After the late arrival the previous night Thursday had got well underway when we finally clambered out of our beds the next morning. Having arrived in the dark every new person stumbling out of their bedroom looked out of the window and gasped with delight at the sight of deep drifts of snow and mountains in the distance. This morning also established a routine. Me, Carlos and Erik would wake up first, make coffee and tea and then sit down for breakfast. Every now and then Erik or Carlos would make an attempt at waking the final two members of the group who would finally emerge somewhat later. This first morning I put on my clothes and went to enjoy the snowy weather and take some pictures while the latecomers had their breakfast. Carlos was too lazy to move far from his coffee, so he took pictures of me instead.
After breakfast we got ready and headed for the ski slopes. By that time it was already noon and after renting equipment there were not many hours of the day left. I had not skied for more than 15 years and was scared as I approached the first slope but i guess skiing is like riding a bike, your body remembers. Admittedly my skiing style was not particularly elegant, but I was having fun. In the beginning I took my time to go down a slope, turning sharply and breaking often. I stayed close to Giuseppe, who was skiing for the first time in his life and getting closely acquainted with the snow.
When the ski slopes began closing for the day we were all extremely hungry and I would like to blame low blood sugar for the cranky mood most of us were in. An argument ensued about a rather insignificant matter, but luckily a late lunch / early dinner helped get our spirits up. We had all-you can eat pizza menu at Norway’s biggest pizza chain, Peppe’s pizza, which we assume was named in honour of our Peppe (Giuseppe).
After filling our stomachs with pizza we headed back for the evening skiing. Lighting slopes in the evening is quite common in Nordic countries, since the hours of daylight are quite limited during winter. One might think that skiing in the dark is difficult, but in fact it is easier to discern the shapes and patterns of the snow in artificial light than in daylight. The skiing was not what was causing me trouble, rather it was the lift. I was unable to get on the button lift. 5-year old children were using the lift without any problems while I found them impossible. The lift operator had to slow the lift down for me every time. I was sufficiently embarrassed about this to feel relieved when we decided to return to the cabin.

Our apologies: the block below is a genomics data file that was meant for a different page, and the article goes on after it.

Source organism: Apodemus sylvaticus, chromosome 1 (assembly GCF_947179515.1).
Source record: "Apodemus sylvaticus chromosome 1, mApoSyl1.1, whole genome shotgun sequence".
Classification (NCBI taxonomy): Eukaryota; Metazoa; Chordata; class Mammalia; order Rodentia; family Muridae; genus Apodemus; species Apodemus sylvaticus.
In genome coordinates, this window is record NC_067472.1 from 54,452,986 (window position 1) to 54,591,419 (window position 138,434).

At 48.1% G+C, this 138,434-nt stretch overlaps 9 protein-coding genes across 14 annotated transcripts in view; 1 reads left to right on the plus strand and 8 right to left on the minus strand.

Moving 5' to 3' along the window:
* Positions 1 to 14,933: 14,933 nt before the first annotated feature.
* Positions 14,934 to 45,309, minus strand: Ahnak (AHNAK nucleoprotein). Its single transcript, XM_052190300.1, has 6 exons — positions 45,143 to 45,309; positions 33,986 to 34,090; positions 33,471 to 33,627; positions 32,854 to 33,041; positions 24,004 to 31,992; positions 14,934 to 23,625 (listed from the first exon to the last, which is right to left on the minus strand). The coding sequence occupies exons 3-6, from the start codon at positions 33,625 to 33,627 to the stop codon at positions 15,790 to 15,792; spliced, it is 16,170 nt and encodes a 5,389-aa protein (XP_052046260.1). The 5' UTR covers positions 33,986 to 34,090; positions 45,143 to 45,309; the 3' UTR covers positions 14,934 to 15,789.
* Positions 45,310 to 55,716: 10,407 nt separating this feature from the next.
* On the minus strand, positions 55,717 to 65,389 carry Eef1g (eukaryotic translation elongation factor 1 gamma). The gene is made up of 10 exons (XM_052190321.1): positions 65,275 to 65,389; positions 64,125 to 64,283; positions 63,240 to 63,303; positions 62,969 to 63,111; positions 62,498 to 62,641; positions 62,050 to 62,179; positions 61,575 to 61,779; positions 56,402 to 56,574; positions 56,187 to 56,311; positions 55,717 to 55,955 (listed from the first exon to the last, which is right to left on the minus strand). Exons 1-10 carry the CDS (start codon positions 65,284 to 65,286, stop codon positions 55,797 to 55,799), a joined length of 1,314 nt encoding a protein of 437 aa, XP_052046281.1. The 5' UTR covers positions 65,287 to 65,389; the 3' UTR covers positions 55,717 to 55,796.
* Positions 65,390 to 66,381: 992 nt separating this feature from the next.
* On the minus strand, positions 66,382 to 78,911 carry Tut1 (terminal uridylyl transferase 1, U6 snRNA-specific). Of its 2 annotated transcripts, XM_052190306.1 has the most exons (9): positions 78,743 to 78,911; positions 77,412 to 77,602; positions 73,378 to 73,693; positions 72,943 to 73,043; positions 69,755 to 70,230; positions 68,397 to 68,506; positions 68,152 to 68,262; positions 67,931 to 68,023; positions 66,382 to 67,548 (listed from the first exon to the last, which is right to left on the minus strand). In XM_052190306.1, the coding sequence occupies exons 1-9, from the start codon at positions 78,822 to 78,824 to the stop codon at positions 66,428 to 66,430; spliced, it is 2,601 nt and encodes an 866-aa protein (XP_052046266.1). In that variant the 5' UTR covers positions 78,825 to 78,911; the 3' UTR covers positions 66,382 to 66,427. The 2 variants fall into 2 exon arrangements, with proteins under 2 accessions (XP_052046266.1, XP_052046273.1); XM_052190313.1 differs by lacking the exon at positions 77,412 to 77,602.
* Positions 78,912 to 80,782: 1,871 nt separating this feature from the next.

While we skied it had begun snowing. This snow was not the wet heavy flakes you find in Belgium, but tiny icy crystals. As they were caught in our headlights on the drive back they looked just like glitter. It was as if fairy dust was being sprinkled upon us from above.
Back at the cabin Erik began lighting “The German”, an outside fireplace. The name of the fireplace comes from a day when Erik’s little brother came home from school after learning about the holocaust and pointed at the furnace: “That is just like the German’s”. I apologize for any German sensitivities, but names like that tend to stick. Once Erik had got the fire going we spread out some reindeer skins on the snow and enjoyed the warmth of the flames in -15C° (5°F). Olga had made me and her hot milk with Baileys and coffee which was a perfect warming drink for these conditions. When the fire died down and the cold got the upper hand we retired inside where Erik prepared a Norwegian specialty: smoked salmon and scrambled egg sandwiches.
After the meal I went to bed while the others stayed up. This was another routine that would last throughout the holiday.